Child Poverty Hurts Economy, C.D.F. Report Concludes
The national failure to eliminate child poverty is not only shortsighted social policy, it also hurts the economy, a new Children's Defense Fund study argues.
Each year child poverty continues, it costs the nation as much as $177 billion, according to the 154-page report published by the child-advocacy group last week.
"Poverty creates enormous costs to children's health and their ability to participate in society, and those human costs have an economic component," said Arloc Sherman, a senior program associate at the C.D.F. and the author of the study.
About 15 million children in the United States--one out of five--are poor, the highest number since 1964, says the report, "Wasting America's Future." Children in the United States are also twice as likely as adults to live below the poverty line.
While the human cost of child poverty has been well chronicled by social scientists, this is the first study to fix the price tag in the billions of dollars.
Led by the Nobel Prize-winning economist Robert M. Solow, a team of researchers arrived at their figures by estimating the effect child poverty had on the value of paid work later in life.
Analyzing existing government data as well as new research, the authors found that pervasive child poverty reduces the nation's productivity and employment while inflating its overall educational and health costs.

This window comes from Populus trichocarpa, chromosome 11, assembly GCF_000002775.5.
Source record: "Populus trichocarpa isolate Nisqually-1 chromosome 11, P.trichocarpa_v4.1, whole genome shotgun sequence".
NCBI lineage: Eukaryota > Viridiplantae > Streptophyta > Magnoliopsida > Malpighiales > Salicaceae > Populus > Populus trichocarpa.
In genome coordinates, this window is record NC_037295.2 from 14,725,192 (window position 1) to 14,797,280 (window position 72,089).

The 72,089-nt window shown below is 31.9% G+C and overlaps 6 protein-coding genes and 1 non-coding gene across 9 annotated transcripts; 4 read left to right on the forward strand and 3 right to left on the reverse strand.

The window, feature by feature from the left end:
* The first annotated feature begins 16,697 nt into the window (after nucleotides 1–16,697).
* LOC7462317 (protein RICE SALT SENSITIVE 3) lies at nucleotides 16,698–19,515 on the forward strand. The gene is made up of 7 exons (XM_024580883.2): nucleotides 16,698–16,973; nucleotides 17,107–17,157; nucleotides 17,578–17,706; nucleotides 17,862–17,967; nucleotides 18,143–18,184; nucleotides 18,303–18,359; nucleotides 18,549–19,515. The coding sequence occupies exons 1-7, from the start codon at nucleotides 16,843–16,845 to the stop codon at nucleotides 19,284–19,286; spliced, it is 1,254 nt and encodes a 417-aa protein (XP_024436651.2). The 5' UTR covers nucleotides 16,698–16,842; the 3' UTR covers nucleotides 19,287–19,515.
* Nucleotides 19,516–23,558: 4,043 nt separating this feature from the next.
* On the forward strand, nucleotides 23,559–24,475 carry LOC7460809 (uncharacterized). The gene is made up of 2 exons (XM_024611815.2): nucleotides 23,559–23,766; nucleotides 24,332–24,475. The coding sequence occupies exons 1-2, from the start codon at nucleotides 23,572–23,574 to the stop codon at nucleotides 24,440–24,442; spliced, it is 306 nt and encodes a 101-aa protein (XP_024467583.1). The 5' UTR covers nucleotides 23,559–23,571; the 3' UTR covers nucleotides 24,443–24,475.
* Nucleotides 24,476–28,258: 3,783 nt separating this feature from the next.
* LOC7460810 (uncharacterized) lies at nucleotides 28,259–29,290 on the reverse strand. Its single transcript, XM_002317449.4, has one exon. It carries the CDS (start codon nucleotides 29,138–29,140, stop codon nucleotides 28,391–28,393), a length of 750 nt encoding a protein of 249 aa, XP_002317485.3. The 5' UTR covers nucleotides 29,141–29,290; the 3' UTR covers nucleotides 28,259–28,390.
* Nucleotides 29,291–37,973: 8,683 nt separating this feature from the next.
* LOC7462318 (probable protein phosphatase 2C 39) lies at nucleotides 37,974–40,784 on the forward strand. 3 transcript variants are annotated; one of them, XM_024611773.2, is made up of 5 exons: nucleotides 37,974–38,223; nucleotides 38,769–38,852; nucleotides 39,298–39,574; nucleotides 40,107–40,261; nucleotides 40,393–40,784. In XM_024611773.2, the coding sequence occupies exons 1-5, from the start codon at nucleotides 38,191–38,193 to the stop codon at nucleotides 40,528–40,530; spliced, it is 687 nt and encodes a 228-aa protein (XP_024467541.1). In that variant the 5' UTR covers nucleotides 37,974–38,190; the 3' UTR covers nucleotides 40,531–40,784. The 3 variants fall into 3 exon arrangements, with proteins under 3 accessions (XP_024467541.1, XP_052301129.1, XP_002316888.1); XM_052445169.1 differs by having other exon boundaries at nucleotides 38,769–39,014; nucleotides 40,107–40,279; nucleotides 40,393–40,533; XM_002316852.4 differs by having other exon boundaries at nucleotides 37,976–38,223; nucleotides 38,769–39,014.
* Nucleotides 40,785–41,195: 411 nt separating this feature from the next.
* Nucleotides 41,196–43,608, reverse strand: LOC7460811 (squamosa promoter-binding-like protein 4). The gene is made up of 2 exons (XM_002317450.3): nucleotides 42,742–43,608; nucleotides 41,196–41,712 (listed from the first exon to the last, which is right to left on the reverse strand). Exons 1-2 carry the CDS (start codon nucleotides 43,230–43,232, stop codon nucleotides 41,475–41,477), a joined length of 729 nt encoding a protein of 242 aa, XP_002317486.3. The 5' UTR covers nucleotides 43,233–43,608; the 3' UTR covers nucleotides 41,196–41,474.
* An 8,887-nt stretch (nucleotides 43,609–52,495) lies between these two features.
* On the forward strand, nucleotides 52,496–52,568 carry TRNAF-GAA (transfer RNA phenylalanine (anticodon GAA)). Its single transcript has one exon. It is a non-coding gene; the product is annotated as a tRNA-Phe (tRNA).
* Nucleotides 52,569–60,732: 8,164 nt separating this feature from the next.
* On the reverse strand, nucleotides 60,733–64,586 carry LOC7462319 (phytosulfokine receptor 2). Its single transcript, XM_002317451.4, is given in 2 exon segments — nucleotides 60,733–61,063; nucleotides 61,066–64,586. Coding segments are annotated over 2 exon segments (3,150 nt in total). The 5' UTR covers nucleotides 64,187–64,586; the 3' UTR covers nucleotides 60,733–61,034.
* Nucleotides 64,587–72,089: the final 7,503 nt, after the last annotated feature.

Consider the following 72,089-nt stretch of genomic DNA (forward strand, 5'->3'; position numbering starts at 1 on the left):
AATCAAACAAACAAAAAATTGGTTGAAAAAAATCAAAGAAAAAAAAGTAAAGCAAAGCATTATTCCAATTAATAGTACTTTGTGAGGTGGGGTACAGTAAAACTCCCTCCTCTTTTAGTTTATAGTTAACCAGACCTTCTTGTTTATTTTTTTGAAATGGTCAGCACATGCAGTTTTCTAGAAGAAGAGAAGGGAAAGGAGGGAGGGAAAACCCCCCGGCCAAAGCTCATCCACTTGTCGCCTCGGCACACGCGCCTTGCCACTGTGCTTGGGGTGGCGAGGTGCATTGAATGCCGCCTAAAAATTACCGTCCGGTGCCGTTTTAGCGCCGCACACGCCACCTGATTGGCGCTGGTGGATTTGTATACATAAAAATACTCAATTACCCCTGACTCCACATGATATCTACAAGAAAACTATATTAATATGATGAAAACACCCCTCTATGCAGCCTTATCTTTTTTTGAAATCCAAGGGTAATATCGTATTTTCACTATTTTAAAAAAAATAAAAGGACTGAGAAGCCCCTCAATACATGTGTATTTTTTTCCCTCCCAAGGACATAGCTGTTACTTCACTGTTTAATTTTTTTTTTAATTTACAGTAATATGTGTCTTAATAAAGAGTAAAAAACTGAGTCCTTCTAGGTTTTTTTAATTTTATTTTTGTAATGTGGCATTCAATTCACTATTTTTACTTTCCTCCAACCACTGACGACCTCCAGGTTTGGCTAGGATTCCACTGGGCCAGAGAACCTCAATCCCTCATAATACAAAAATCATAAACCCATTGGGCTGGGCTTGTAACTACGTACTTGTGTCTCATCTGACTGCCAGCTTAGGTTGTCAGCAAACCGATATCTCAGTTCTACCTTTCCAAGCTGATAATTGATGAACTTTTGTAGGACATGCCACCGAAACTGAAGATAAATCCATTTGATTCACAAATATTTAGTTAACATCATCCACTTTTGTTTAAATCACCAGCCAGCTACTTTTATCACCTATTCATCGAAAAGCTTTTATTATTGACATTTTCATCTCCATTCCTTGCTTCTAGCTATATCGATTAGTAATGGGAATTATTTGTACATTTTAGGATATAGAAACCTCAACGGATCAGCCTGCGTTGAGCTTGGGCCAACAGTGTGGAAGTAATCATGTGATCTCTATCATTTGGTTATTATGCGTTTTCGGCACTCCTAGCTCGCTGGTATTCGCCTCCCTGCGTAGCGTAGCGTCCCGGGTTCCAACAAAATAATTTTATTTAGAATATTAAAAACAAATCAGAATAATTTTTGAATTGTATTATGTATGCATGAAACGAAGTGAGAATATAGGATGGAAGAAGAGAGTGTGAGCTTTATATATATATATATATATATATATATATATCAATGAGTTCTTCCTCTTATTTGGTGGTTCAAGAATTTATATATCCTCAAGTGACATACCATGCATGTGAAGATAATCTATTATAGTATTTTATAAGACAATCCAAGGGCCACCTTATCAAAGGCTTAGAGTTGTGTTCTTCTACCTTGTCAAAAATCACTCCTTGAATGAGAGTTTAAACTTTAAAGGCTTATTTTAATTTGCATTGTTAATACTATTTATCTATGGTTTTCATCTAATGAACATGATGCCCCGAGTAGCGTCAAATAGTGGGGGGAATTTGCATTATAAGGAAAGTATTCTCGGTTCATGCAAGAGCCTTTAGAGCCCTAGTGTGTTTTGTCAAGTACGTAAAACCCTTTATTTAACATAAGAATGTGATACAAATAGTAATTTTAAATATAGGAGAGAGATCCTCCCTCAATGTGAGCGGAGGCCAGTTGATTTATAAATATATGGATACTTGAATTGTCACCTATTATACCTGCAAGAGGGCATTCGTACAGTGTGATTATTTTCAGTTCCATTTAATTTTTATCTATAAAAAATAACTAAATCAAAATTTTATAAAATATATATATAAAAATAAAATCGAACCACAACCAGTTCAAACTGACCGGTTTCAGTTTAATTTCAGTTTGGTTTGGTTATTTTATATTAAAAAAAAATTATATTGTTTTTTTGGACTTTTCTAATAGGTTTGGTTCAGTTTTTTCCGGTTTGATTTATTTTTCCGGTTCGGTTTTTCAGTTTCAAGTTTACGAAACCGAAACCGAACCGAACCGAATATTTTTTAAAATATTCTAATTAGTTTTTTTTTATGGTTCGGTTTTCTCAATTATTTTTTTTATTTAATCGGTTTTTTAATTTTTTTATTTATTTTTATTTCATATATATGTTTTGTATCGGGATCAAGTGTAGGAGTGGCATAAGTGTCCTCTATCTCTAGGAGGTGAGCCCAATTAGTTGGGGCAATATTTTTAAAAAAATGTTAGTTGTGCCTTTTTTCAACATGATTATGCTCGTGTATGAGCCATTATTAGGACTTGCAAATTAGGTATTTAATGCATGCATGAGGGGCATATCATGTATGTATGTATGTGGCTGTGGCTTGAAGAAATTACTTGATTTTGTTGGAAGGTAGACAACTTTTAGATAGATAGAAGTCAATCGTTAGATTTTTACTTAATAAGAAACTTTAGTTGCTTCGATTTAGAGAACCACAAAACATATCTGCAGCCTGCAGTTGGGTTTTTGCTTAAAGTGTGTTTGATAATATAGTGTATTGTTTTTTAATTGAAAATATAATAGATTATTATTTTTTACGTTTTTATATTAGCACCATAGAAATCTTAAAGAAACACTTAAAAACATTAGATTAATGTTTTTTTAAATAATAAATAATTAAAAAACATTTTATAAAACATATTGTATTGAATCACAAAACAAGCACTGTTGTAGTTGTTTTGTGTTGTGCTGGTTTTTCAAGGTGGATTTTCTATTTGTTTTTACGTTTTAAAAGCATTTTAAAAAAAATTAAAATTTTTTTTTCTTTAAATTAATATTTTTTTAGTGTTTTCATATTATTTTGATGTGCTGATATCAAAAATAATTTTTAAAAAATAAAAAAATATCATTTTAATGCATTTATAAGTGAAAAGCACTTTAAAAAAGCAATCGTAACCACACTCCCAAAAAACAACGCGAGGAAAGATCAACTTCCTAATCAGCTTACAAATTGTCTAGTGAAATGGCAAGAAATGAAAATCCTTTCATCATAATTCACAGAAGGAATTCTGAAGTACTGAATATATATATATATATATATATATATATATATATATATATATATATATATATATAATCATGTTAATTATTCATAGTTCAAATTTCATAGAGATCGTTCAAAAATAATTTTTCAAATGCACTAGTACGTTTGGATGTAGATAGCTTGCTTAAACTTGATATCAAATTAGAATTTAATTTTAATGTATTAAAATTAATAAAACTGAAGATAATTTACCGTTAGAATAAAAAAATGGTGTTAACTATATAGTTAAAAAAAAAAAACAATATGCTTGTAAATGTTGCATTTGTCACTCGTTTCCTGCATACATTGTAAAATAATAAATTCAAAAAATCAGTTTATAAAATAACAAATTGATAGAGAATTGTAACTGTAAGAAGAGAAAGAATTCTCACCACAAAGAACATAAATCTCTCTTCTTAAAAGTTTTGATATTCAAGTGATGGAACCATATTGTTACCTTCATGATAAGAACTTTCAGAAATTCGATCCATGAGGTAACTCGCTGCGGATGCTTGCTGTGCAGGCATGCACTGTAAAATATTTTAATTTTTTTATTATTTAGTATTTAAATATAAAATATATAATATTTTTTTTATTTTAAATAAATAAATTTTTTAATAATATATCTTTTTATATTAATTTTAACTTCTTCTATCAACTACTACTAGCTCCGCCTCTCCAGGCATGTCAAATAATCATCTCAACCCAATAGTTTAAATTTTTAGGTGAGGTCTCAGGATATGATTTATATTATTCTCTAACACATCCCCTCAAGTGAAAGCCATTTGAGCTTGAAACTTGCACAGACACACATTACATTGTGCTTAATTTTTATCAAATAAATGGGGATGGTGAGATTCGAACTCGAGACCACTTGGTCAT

Harm to Education
Money buys good food, decent shelter, health care, transportation, and economic opportunity, the report notes, while a lack of these resources can result in nutritional and educational deficits.
Poor children are two to three times more likely than their better-off peers to become high school dropouts, often because they are compelled to begin work before they finish school. They are also more likely than wealthier students to be homeless and to have their school year interrupted.
Since less educated young people often lack the skills necessary for employment, the researchers estimate that inadequate schooling alone accounts for $36 billion of the drain on the economy each year.
Poverty also harms a child's academic achievement, the study says. Lower-income children often suffer from poor nutrition, which can impair learning. The cost to the economy of students' falling behind and repeating grades runs into the hundreds of millions of dollars annually, according to the study.
On top of the $177 billion estimate, health-care expenditures for poor children add "tens of billions of dollars" to the total child-poverty bill, it estimates. Poor children often lack medical insurance and use expensive hospital emergency rooms for their primary health-care needs.
The study recommends several long-term strategies to address the problem. "Child poverty is not a necessary part of the American landscape," Mr. Sherman said.
Among the recommendations are better job creation, tax credits for low-wage workers, and an increase in the minimum wage. Spurring employment in the short term could forestall welfare dependency in the long term, the report argues.
The report also calls for more efficient enforcement of parents' child-support duties as well as an expanded network of affordable child-care services. Education can also bolster the prospects of poor youths, the study says.
"Many poor children do succeed precisely because the adults in their lives have not given up on them," said Mr. Sherman.
Copies are available for $18 each, plus $2 for postage, from C.D.F. Publications, 25 E St., N.W., Washington, D.C. 20001, or by calling (202) 662-3652.
Vol. 14, Issue 12